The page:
I’ve long argued that the big problem with the deficit hawks is not so much their desire to reduce the size of government, although that itself is short sighted. The big problem is that these deficit hawks only want to reduce the size of government on the backs of the poor. Thus we get calls for cutting entitlement programs, unemployment insurance, and food stamps. We don’t get calls for getting rid of “too big to fail” insurance or the Social Security tax cap or the low capital gain tax rate. Actually, we get just the opposite. Remember the Simpson-Bowles deficit reduction plan? The first thing it did was lower taxes!
The brilliant Mark Thoma discusses this problem from a different perspective over at The Fiscal Times, The Real Reason for the Fight over the Debt Limit. Basically, he argues that we are all this together. He notes that the rich don’t face the same uncertainties that the rest of us do, and that this fact needs to be acknowledged. But increases in inequality have allowed the rich to wall themselves off from the rest of society and thus have a skewed view of who the supposed takers are.
I would go much further than this. Our system is set up so that the rich are simply not allowed to fail. Ever. Look at Jack Abramoff. He was convicted of the worst kinds of crimes against his clients and democracy generally. So he went to prison. But afterwards, he was not vanquished from polite society and prevented from having a decent job. Instead, he was given a multimillion dollar book contract and is widely heralded as a truth teller. That is what happens to The Chosen in this country. They take care of their own.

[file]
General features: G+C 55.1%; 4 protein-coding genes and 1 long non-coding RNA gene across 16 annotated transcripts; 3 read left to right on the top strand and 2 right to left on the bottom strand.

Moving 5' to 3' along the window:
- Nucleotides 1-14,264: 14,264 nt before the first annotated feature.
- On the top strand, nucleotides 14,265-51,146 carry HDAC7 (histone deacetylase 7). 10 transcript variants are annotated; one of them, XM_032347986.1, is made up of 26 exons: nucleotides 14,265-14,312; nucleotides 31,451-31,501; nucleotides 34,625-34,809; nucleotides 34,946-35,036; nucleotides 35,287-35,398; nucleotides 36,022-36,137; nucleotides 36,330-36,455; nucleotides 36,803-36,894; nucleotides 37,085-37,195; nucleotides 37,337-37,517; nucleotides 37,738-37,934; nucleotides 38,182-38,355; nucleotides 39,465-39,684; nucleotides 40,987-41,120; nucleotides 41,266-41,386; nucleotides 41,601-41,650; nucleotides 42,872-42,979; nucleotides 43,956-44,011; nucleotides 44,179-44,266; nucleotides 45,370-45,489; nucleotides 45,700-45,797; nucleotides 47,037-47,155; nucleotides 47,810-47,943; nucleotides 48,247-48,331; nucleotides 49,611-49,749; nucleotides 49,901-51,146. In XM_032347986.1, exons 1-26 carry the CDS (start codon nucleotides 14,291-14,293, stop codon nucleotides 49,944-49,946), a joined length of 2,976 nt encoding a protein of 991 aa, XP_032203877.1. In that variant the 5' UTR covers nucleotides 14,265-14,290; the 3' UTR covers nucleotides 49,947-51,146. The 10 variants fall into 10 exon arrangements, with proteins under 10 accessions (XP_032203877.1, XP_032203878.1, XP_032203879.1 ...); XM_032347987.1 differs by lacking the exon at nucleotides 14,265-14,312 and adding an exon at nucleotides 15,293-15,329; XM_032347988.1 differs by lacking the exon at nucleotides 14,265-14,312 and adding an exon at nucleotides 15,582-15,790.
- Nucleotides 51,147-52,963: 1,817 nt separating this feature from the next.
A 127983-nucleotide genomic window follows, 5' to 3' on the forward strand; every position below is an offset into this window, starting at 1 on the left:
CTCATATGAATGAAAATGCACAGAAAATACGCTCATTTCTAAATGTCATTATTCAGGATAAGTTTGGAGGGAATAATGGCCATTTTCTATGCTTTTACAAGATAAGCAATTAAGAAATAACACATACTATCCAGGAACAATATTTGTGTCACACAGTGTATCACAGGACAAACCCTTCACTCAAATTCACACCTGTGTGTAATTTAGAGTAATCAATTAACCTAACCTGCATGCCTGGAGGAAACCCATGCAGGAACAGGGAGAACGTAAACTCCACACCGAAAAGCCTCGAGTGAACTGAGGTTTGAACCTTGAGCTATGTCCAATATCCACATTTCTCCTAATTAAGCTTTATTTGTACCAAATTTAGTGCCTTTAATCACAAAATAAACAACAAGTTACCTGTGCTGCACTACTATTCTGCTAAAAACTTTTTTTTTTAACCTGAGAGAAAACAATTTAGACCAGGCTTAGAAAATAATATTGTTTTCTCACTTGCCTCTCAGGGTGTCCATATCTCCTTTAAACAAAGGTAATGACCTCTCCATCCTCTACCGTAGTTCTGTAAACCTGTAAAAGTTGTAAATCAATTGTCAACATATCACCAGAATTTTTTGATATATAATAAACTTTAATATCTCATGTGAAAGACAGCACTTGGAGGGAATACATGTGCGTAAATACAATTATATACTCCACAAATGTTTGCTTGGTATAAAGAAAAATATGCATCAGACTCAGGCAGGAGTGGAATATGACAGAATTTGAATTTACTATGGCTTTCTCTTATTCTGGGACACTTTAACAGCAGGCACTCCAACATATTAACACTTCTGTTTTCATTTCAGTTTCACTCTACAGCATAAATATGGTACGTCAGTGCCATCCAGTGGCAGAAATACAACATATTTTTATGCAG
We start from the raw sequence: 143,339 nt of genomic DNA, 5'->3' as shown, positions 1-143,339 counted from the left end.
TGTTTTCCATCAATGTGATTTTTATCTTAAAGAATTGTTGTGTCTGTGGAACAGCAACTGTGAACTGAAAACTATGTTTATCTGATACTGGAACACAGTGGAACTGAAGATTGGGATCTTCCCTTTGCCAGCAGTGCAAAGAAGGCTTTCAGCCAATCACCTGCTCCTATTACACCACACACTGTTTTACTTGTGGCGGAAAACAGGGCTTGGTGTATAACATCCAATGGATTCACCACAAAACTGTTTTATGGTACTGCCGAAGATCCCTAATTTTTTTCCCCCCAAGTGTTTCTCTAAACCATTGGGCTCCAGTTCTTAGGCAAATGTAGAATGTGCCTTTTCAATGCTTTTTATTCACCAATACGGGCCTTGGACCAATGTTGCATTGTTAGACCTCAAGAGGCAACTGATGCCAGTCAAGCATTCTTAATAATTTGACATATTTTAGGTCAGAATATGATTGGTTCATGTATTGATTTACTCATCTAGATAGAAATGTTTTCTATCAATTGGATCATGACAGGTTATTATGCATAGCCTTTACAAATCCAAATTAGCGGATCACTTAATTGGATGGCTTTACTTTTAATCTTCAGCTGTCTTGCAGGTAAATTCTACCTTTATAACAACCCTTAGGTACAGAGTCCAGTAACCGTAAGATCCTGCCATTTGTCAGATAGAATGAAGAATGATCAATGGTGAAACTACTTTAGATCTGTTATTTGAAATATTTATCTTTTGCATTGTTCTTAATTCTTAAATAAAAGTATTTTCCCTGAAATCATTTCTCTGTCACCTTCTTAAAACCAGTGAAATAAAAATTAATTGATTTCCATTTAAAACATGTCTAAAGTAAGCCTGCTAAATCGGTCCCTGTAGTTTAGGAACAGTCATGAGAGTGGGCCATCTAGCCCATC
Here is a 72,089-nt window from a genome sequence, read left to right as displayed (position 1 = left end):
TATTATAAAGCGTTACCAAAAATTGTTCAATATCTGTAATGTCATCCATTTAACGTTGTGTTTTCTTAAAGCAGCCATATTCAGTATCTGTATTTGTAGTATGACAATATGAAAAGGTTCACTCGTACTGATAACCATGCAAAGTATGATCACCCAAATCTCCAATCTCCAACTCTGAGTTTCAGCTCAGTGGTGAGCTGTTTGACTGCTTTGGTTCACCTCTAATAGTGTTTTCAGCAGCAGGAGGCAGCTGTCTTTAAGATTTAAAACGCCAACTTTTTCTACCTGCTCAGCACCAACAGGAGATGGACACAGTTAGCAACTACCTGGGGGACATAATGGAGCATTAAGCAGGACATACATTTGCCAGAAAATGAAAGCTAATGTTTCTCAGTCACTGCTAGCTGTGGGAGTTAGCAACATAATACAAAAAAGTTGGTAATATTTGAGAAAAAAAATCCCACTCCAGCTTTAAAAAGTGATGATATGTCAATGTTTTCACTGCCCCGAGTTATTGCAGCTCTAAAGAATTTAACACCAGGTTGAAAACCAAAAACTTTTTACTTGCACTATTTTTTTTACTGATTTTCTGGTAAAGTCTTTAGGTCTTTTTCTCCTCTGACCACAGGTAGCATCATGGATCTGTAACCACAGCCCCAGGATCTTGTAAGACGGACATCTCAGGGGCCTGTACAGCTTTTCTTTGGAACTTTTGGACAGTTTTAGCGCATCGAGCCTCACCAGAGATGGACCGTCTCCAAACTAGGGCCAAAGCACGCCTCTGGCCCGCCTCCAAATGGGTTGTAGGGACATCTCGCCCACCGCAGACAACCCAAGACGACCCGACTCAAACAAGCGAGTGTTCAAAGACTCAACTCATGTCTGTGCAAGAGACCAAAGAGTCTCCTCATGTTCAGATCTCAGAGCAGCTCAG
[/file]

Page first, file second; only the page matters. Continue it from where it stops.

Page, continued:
I don’t think that Thoma’s argument really works, however. You are never going to convince the rich that they really should support SNAP by claiming that we are all one big happy family. More compelling is my argument in The Revolution Will Be Televised: if the rich don’t allow the rest of society a reasonable lifestyle, there will be blood. And the first people on the gallows will be the rich. That is a kind of social insurance that the rich ought to be very interested in. (Of course, they aren’t; the rich are as short sighted as anyone.)
In Rage of the Privileged, Paul Krugman says that it is worse than Thoma indicates. He notes that the rich are all for the government when it is helping the rich. He is right, of course, but it is just more proof that the rich don’t care about anyone but themselves. If we had an actual democracy, we could do something about this. But we clearly don’t. So much advantage for the rich is locked in. For example, the rich don’t want to see the military budget cut because of all the great defense contracts. But it has been easy to convince the people that we must have a huge military to protect us, even though it is really all about protecting the profits of the rich.
What’s more, we now have a political system that is paid for by the rich. Only someone who can generate a billion dollars in campaign contributions is a viable candidate for president. Is it any wonder that the most liberal candidates we generate are people like Obama who are above all protectors of the rich? These people will never willingly give up power. And as long as they are in power, they will continue to do everything they can to harm the poor. And their success matters too little on who is in power in Washington.